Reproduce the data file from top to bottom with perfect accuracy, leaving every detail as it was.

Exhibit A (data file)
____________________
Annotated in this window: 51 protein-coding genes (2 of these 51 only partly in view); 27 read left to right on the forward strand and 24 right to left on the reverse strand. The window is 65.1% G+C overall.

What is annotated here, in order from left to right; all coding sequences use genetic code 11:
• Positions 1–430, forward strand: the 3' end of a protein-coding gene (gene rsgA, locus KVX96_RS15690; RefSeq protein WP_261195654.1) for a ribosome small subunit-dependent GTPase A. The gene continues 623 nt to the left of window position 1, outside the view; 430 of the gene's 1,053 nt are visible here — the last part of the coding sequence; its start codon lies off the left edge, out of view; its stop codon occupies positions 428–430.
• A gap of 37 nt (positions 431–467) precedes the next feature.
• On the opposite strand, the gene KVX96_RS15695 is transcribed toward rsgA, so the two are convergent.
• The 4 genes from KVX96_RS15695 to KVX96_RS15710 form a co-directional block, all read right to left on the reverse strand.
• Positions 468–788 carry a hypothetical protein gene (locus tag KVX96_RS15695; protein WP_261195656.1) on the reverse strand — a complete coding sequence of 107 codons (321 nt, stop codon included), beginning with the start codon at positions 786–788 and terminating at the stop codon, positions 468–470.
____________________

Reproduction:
Annotated in this window: 51 protein-coding genes (2 of these 51 only partly in view); 27 read left to right on the forward strand and 24 right to left on the reverse strand. The window is 65.1% G+C overall.

What is annotated here, in order from left to right; all coding sequences use genetic code 11:
• Positions 1–430, forward strand: the 3' end of a protein-coding gene (gene rsgA, locus KVX96_RS15690; RefSeq protein WP_261195654.1) for a ribosome small subunit-dependent GTPase A. The gene continues 623 nt to the left of window position 1, outside the view; 430 of the gene's 1,053 nt are visible here — the last part of the coding sequence; its start codon lies off the left edge, out of view; its stop codon occupies positions 428–430.
• A gap of 37 nt (positions 431–467) precedes the next feature.
• On the opposite strand, the gene KVX96_RS15695 is transcribed toward rsgA, so the two are convergent.
• The 4 genes from KVX96_RS15695 to KVX96_RS15710 form a co-directional block, all read right to left on the reverse strand.
• Positions 468–788 carry a hypothetical protein gene (locus tag KVX96_RS15695; protein WP_261195656.1) on the reverse strand — a complete coding sequence of 107 codons (321 nt, stop codon included), beginning with the start codon at positions 786–788 and terminating at the stop codon, positions 468–470.